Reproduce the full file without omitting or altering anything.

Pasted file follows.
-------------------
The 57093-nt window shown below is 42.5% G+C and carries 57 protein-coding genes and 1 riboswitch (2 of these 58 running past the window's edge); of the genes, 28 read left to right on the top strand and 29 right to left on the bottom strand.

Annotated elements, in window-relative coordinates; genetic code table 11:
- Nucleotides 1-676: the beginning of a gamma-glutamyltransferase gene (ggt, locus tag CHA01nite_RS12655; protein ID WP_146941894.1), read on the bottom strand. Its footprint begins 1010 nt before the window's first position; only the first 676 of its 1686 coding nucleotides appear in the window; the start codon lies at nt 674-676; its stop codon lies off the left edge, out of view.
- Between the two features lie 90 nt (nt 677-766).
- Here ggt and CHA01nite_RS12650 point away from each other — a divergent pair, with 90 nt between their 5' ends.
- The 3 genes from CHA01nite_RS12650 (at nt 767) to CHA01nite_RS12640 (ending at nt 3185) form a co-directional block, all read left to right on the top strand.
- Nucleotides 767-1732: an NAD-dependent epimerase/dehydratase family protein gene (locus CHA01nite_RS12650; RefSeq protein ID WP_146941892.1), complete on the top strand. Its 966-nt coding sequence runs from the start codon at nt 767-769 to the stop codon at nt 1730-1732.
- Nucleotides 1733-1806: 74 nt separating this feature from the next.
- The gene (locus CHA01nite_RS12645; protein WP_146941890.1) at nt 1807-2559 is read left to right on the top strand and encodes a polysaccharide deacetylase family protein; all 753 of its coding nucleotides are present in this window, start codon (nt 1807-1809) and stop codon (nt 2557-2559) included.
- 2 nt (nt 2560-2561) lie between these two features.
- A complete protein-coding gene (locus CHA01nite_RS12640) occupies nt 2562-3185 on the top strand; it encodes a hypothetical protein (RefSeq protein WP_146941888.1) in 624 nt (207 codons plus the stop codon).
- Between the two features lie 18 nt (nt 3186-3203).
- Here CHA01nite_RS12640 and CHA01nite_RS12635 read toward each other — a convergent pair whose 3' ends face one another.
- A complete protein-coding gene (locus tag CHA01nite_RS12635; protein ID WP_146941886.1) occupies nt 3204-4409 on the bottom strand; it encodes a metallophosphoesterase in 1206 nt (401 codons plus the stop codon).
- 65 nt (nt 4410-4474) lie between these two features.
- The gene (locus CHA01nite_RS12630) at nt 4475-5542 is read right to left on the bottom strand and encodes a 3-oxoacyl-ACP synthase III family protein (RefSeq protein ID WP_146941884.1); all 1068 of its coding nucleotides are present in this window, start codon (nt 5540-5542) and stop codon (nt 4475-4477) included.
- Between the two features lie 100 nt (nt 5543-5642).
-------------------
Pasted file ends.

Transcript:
The 57093-nt window shown below is 42.5% G+C and carries 57 protein-coding genes and 1 riboswitch (2 of these 58 running past the window's edge); of the genes, 28 read left to right on the top strand and 29 right to left on the bottom strand.

Annotated elements, in window-relative coordinates; genetic code table 11:
- Nucleotides 1-676: the beginning of a gamma-glutamyltransferase gene (ggt, locus tag CHA01nite_RS12655; protein ID WP_146941894.1), read on the bottom strand. Its footprint begins 1010 nt before the window's first position; only the first 676 of its 1686 coding nucleotides appear in the window; the start codon lies at nt 674-676; its stop codon lies off the left edge, out of view.
- Between the two features lie 90 nt (nt 677-766).
- Here ggt and CHA01nite_RS12650 point away from each other — a divergent pair, with 90 nt between their 5' ends.
- The 3 genes from CHA01nite_RS12650 (at nt 767) to CHA01nite_RS12640 (ending at nt 3185) form a co-directional block, all read left to right on the top strand.
- Nucleotides 767-1732: an NAD-dependent epimerase/dehydratase family protein gene (locus CHA01nite_RS12650; RefSeq protein ID WP_146941892.1), complete on the top strand. Its 966-nt coding sequence runs from the start codon at nt 767-769 to the stop codon at nt 1730-1732.
- Nucleotides 1733-1806: 74 nt separating this feature from the next.
- The gene (locus CHA01nite_RS12645; protein WP_146941890.1) at nt 1807-2559 is read left to right on the top strand and encodes a polysaccharide deacetylase family protein; all 753 of its coding nucleotides are present in this window, start codon (nt 1807-1809) and stop codon (nt 2557-2559) included.
- 2 nt (nt 2560-2561) lie between these two features.
- A complete protein-coding gene (locus CHA01nite_RS12640) occupies nt 2562-3185 on the top strand; it encodes a hypothetical protein (RefSeq protein WP_146941888.1) in 624 nt (207 codons plus the stop codon).
- Between the two features lie 18 nt (nt 3186-3203).
- Here CHA01nite_RS12640 and CHA01nite_RS12635 read toward each other — a convergent pair whose 3' ends face one another.
- A complete protein-coding gene (locus tag CHA01nite_RS12635; protein ID WP_146941886.1) occupies nt 3204-4409 on the bottom strand; it encodes a metallophosphoesterase in 1206 nt (401 codons plus the stop codon).
- 65 nt (nt 4410-4474) lie between these two features.
- The gene (locus CHA01nite_RS12630) at nt 4475-5542 is read right to left on the bottom strand and encodes a 3-oxoacyl-ACP synthase III family protein (RefSeq protein ID WP_146941884.1); all 1068 of its coding nucleotides are present in this window, start codon (nt 5540-5542) and stop codon (nt 4475-4477) included.
- Between the two features lie 100 nt (nt 5543-5642).